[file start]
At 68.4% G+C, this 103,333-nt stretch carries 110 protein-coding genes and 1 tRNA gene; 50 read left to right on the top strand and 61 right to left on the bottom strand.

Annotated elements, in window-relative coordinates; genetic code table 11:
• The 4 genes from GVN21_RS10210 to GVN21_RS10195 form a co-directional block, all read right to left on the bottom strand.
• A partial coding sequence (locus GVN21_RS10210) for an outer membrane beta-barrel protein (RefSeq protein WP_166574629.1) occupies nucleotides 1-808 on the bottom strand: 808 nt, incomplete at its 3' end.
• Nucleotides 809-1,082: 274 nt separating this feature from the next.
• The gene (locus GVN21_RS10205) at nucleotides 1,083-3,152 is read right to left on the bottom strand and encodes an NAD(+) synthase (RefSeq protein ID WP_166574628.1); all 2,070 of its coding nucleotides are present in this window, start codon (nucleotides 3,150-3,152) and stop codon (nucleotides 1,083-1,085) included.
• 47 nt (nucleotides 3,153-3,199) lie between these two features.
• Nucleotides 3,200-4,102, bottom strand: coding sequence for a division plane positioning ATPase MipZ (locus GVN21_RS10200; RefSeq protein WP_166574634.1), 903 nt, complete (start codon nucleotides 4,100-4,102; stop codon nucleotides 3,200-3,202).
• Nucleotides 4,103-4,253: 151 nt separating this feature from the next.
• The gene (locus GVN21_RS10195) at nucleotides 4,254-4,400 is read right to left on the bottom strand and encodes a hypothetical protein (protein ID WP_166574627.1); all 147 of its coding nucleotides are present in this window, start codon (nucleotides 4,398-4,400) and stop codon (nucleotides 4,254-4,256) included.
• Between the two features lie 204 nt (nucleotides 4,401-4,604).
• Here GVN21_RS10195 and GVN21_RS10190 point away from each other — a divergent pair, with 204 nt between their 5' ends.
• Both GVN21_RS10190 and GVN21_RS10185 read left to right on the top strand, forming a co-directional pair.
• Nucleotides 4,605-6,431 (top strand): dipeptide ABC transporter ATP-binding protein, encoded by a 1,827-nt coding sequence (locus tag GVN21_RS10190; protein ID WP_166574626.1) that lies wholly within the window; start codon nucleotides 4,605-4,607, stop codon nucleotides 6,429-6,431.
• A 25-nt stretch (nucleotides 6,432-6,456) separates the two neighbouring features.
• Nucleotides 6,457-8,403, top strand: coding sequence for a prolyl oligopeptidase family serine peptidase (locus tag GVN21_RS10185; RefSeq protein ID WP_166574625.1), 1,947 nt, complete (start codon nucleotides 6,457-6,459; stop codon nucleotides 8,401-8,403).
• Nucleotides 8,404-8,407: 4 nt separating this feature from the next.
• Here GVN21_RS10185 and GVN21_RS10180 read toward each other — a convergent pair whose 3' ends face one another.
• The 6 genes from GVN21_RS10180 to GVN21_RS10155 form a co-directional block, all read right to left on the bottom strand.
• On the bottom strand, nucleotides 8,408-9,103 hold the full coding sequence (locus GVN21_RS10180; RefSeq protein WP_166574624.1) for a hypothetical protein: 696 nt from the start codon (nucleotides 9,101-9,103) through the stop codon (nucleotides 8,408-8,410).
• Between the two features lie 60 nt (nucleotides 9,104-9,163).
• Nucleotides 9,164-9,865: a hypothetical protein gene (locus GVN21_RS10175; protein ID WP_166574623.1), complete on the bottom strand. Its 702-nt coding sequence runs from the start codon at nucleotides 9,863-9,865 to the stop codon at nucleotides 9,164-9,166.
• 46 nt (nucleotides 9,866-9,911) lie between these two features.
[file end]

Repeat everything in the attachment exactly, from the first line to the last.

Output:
At 68.4% G+C, this 103,333-nt stretch carries 110 protein-coding genes and 1 tRNA gene; 50 read left to right on the top strand and 61 right to left on the bottom strand.

Annotated elements, in window-relative coordinates; genetic code table 11:
• The 4 genes from GVN21_RS10210 to GVN21_RS10195 form a co-directional block, all read right to left on the bottom strand.
• A partial coding sequence (locus GVN21_RS10210) for an outer membrane beta-barrel protein (RefSeq protein WP_166574629.1) occupies nucleotides 1-808 on the bottom strand: 808 nt, incomplete at its 3' end.
• Nucleotides 809-1,082: 274 nt separating this feature from the next.
• The gene (locus GVN21_RS10205) at nucleotides 1,083-3,152 is read right to left on the bottom strand and encodes an NAD(+) synthase (RefSeq protein ID WP_166574628.1); all 2,070 of its coding nucleotides are present in this window, start codon (nucleotides 3,150-3,152) and stop codon (nucleotides 1,083-1,085) included.
• 47 nt (nucleotides 3,153-3,199) lie between these two features.
• Nucleotides 3,200-4,102, bottom strand: coding sequence for a division plane positioning ATPase MipZ (locus GVN21_RS10200; RefSeq protein WP_166574634.1), 903 nt, complete (start codon nucleotides 4,100-4,102; stop codon nucleotides 3,200-3,202).
• Nucleotides 4,103-4,253: 151 nt separating this feature from the next.
• The gene (locus GVN21_RS10195) at nucleotides 4,254-4,400 is read right to left on the bottom strand and encodes a hypothetical protein (protein ID WP_166574627.1); all 147 of its coding nucleotides are present in this window, start codon (nucleotides 4,398-4,400) and stop codon (nucleotides 4,254-4,256) included.
• Between the two features lie 204 nt (nucleotides 4,401-4,604).
• Here GVN21_RS10195 and GVN21_RS10190 point away from each other — a divergent pair, with 204 nt between their 5' ends.
• Both GVN21_RS10190 and GVN21_RS10185 read left to right on the top strand, forming a co-directional pair.
• Nucleotides 4,605-6,431 (top strand): dipeptide ABC transporter ATP-binding protein, encoded by a 1,827-nt coding sequence (locus tag GVN21_RS10190; protein ID WP_166574626.1) that lies wholly within the window; start codon nucleotides 4,605-4,607, stop codon nucleotides 6,429-6,431.
• A 25-nt stretch (nucleotides 6,432-6,456) separates the two neighbouring features.
• Nucleotides 6,457-8,403, top strand: coding sequence for a prolyl oligopeptidase family serine peptidase (locus tag GVN21_RS10185; RefSeq protein ID WP_166574625.1), 1,947 nt, complete (start codon nucleotides 6,457-6,459; stop codon nucleotides 8,401-8,403).
• Nucleotides 8,404-8,407: 4 nt separating this feature from the next.
• Here GVN21_RS10185 and GVN21_RS10180 read toward each other — a convergent pair whose 3' ends face one another.
• The 6 genes from GVN21_RS10180 to GVN21_RS10155 form a co-directional block, all read right to left on the bottom strand.
• On the bottom strand, nucleotides 8,408-9,103 hold the full coding sequence (locus GVN21_RS10180; RefSeq protein WP_166574624.1) for a hypothetical protein: 696 nt from the start codon (nucleotides 9,101-9,103) through the stop codon (nucleotides 8,408-8,410).
• Between the two features lie 60 nt (nucleotides 9,104-9,163).
• Nucleotides 9,164-9,865: a hypothetical protein gene (locus GVN21_RS10175; protein ID WP_166574623.1), complete on the bottom strand. Its 702-nt coding sequence runs from the start codon at nucleotides 9,863-9,865 to the stop codon at nucleotides 9,164-9,166.
• 46 nt (nucleotides 9,866-9,911) lie between these two features.